He had come to South Beach to chase one more title on a team built out of a shooters’ dream. He came to be paired with the game’s most dominating force, Lebron James, who also happens to be an incredible passer.
James has always been a player who understands that if the defense collapses on him, its best to fire a pass to the open shooter. Now, when that open shooter is the NBA’s all-time leader in 3-pointers, he’s able to throw that pass with the confidence that Allen will knock it down.
Allen is just as sure of the results.
But his belief in his abilities is not from false posturing but from practice. And Allen’s teammates are the first to acknowledge, no one works harder at their craft and no one is more prepared.
His pregame shooting rituals are the stuff of legend. Always 3 hours early to the gym, always the same routine, always perfecting one of the basketball’s most beautiful sights. Ray Allen truly is the Jesus of the jump shot.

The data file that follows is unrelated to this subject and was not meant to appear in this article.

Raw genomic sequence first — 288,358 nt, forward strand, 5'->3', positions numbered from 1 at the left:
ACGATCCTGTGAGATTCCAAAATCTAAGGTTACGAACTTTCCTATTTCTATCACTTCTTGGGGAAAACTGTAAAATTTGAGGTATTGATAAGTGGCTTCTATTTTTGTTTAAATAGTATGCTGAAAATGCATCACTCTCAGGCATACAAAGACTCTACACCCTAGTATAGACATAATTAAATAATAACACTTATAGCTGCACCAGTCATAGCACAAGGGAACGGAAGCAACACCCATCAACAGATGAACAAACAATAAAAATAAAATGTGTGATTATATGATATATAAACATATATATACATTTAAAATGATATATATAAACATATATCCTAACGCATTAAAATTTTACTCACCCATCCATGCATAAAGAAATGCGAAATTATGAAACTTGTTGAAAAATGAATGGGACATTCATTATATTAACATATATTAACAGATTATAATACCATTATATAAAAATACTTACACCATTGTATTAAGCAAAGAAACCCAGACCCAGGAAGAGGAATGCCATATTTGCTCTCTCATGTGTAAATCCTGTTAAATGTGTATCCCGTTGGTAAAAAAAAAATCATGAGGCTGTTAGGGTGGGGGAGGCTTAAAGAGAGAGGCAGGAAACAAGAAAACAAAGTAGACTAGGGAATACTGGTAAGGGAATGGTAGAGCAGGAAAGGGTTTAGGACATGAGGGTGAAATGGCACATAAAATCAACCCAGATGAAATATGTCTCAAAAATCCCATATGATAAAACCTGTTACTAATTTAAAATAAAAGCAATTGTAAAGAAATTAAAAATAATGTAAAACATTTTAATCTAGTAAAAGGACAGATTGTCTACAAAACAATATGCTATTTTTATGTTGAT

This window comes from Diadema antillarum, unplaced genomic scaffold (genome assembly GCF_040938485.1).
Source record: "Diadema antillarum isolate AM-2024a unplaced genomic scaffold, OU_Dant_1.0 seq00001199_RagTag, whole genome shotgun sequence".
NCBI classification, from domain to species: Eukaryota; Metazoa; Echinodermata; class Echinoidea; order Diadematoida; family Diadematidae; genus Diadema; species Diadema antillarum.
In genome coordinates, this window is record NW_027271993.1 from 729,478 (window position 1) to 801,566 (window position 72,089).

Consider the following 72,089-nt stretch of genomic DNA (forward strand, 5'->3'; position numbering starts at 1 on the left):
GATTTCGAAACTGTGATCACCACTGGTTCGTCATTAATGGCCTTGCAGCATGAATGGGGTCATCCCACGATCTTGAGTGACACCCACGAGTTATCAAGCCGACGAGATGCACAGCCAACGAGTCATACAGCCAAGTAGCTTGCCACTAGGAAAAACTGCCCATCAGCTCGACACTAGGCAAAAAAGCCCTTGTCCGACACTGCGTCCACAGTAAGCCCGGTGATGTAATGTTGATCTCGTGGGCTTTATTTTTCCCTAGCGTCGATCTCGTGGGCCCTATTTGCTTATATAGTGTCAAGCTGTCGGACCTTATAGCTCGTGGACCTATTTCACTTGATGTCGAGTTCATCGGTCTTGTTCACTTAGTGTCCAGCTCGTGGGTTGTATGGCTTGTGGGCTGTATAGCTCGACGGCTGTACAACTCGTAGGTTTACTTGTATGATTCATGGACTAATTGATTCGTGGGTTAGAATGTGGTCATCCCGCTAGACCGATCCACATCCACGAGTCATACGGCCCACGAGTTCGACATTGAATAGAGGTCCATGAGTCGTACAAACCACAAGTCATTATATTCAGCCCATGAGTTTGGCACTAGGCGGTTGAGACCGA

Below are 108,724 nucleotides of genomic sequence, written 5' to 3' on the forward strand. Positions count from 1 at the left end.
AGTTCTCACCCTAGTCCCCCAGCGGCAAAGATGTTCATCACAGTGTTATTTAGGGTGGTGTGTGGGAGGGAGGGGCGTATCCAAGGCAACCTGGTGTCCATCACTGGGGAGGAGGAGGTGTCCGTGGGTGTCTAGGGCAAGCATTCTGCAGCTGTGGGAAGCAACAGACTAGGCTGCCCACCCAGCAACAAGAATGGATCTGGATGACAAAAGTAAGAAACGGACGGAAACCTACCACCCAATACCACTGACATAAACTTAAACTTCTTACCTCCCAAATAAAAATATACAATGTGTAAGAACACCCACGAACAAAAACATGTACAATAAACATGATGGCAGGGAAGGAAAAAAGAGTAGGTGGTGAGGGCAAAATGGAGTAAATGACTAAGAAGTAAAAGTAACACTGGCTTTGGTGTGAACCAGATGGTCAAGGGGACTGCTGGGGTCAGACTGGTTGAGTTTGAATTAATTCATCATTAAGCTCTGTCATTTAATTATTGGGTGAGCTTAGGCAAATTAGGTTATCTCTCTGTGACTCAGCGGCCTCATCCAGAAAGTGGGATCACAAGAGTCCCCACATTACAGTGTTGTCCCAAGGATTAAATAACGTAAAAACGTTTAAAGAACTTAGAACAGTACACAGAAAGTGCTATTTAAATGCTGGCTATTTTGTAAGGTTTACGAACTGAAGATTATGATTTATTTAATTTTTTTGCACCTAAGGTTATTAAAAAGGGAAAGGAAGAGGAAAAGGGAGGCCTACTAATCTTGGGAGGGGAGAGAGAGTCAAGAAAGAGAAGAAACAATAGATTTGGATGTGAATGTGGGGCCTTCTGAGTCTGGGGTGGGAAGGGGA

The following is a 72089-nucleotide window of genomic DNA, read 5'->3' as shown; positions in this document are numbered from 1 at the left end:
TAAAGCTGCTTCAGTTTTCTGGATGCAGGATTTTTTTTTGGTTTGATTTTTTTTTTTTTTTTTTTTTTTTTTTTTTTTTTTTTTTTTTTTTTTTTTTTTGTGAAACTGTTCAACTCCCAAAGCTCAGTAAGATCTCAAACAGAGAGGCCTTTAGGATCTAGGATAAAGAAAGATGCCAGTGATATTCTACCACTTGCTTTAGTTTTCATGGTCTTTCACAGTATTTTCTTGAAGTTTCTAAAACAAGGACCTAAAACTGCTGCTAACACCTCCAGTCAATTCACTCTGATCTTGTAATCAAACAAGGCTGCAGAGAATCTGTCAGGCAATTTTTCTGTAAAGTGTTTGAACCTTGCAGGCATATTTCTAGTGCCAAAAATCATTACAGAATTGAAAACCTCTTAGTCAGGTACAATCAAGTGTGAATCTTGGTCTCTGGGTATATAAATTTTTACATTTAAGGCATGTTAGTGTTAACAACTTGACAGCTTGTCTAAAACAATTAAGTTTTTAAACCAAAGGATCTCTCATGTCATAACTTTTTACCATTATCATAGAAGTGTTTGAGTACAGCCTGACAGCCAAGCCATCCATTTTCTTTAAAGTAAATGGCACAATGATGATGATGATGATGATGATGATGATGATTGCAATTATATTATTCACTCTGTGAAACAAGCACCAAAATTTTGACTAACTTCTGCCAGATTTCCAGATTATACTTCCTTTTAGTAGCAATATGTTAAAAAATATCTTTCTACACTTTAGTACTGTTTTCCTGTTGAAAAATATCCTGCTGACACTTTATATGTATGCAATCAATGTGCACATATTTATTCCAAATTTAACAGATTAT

And when his routine is altered by a lineup change or a new match up has him playing in a different spot in the rotation, he doesn’t falter, he simply adjusts.
During Game 5, television cameras caught Allen, age 37, in the back hallways of the AT&T Center in San Antonio, taking imaginary jumpers up against the rafters preparing to go into the game. That’s the type of thing kids do when there is no hoop but still a burning desire to get better. At best it’s the habit of a high school player anxiously awaiting his moment to run out on to the court and play. But to Allen, its simply routine, its preparation, and it’s in the spirit of perfection.
The Heat had already mounted an incredible comeback. LeBron James had morphed into the man without the headband and single-handedly brought Miami back to the doorstep. But as hard as the King could knock, he simply would not be able to do it all himself. James was facing a second Finals’ triple-double performance that would find him on the losing side, but this time the stakes were so much higher.
A loss in Game 6 would prove the entire Miami experiment a failure. James had done all he could, but it still left him and his team, trailing by 3, with only seconds remaining.